The 350-plus Baserunners Club

Numbers and statistics are one of my favorite things about baseball. As I often do, I was browsing through Baseball-Reference the other day before stumbling upon Brian Bohanon’s 1999 season for the Colorado Rockies. Bohanon’s season wasn’t particularly good; the left-hander threw 197.1 innings as the Rockies’ No. 2 starter with an uninspiring 6.20 ERA. What makes Bohanon’s year interesting was the huge number of baserunners he allowed: 351 in total.

Because baserunners (H + BB + HBP) can be influenced by the total number of innings pitched (i.e., the more innings pitched, the more hits a pitcher will give up), I wanted to look at pitchers who tossed 200 innings or less. This should help us to find pitchers that gave up a lot of baserunners, but weren't padded by huge innings totals.

In honor of Bohanon, I set my cut-off point at 350runners allowed and ran the search from 1950 to 2010.

And here’s what I discovered:

1999 Colorado Rockies, Darryl Kile, 190.2 IP, 350 BR

Little did I know that this post was going to turn into a study of the 1999 Rockies. It makes senses that late-‘90s Coors Field would give way to huge baserunner totals. In the mid to late-‘90s, Coors Field was the definition of a hitters’ park. In ’99, Kile finished with an ERA of 6.61 while leading the NL in earned runs with 140.

Maybe more damaging to Kile’s ERA was Colorado’s defense. By Total Zone -- a defensive metric that rates on runs above or below average -- the Rockies, as a team, were rated at a National League worst 87 runs below average. The worst offender of the bunch was left fielder Dante Bichette, who gave nearly 3 wins back (minus-34 runs) just by playing defense.

1999 Colorado Rockies, Brian Bohanon, 197.1 IP, 351 BR

Bohanon falls into the same traps as Kile. Bohanon pitched in an extremely hitter-friendly environment with defenders like Bichette (minus-34 runs) and Darryl Hamilton (minus-11 runs). Bohanon would return to pitch two more years in Colorado before retiring after the 2001 season.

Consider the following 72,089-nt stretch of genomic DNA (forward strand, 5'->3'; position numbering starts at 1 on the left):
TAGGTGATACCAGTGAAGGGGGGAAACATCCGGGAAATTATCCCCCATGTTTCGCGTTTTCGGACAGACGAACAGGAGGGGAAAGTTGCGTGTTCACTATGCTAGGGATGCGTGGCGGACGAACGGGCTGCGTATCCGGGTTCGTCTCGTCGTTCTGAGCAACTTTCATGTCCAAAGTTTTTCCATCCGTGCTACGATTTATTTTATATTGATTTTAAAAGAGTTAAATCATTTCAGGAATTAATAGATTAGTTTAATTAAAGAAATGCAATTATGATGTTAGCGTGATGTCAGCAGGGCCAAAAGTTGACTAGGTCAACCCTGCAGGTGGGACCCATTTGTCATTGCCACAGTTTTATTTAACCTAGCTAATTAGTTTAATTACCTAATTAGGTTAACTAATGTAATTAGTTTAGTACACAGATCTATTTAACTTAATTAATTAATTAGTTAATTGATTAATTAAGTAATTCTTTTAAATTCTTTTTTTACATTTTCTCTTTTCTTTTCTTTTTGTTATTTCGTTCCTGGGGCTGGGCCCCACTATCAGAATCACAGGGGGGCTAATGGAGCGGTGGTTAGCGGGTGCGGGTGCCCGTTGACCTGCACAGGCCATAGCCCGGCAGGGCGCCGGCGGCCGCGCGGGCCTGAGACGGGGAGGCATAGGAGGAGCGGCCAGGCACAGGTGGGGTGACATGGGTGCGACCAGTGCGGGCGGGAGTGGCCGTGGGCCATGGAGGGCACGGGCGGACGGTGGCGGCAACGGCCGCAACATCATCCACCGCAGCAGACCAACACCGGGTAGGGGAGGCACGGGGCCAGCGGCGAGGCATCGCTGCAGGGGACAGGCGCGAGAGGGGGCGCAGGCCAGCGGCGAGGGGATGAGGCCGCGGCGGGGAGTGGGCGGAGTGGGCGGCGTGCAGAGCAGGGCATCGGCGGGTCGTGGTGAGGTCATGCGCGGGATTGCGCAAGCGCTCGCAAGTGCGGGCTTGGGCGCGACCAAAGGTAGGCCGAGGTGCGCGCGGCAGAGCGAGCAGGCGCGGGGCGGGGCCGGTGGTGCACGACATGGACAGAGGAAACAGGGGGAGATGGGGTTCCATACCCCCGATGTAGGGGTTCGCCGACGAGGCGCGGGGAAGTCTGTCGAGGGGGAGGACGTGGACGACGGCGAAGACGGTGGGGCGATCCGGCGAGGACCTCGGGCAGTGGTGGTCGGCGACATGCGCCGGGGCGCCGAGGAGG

1953 Johnny Lindell, Pittsburgh Pirates/Philadelphia Phillies, 199 IP, 351 BR

Lindell is an interesting story. Originally a pitcher, Lindell was converted to an outfielder by the Yankees in 1943. In his first year as a position player in the majors, Lindell batted .245/.329/.365 (101 OPS+) while making his first and only All-Star team. Lindell would play for the Yankees until 1950 before being purchased by the St. Louis Cardinals. He struggled to hit for the Cardinals, batting just .186/.287/.398, and eventually ended up in the Pacific Coast League. Lindell would resurface in the majors in 1953, but this time as a pitcher. A knuckleballer, Lindell obviously had problems controlling his knuckler in ’53; he led the league in walks with 139. It’s not often you see a pitcher converted to a position player, and then back to a pitcher.

Just missing the cut: Jimmy Hayes (2000, 346 BR), Mike Hampton (2002, 342 BR), Bobby Witt (1996, 338 BR), Pat Rapp (1998, 334 BR), and Sterling Hitchcock (1996, 334 BR).

Chris Quick writes Bay City Ball, a blog about the San Francisco Giants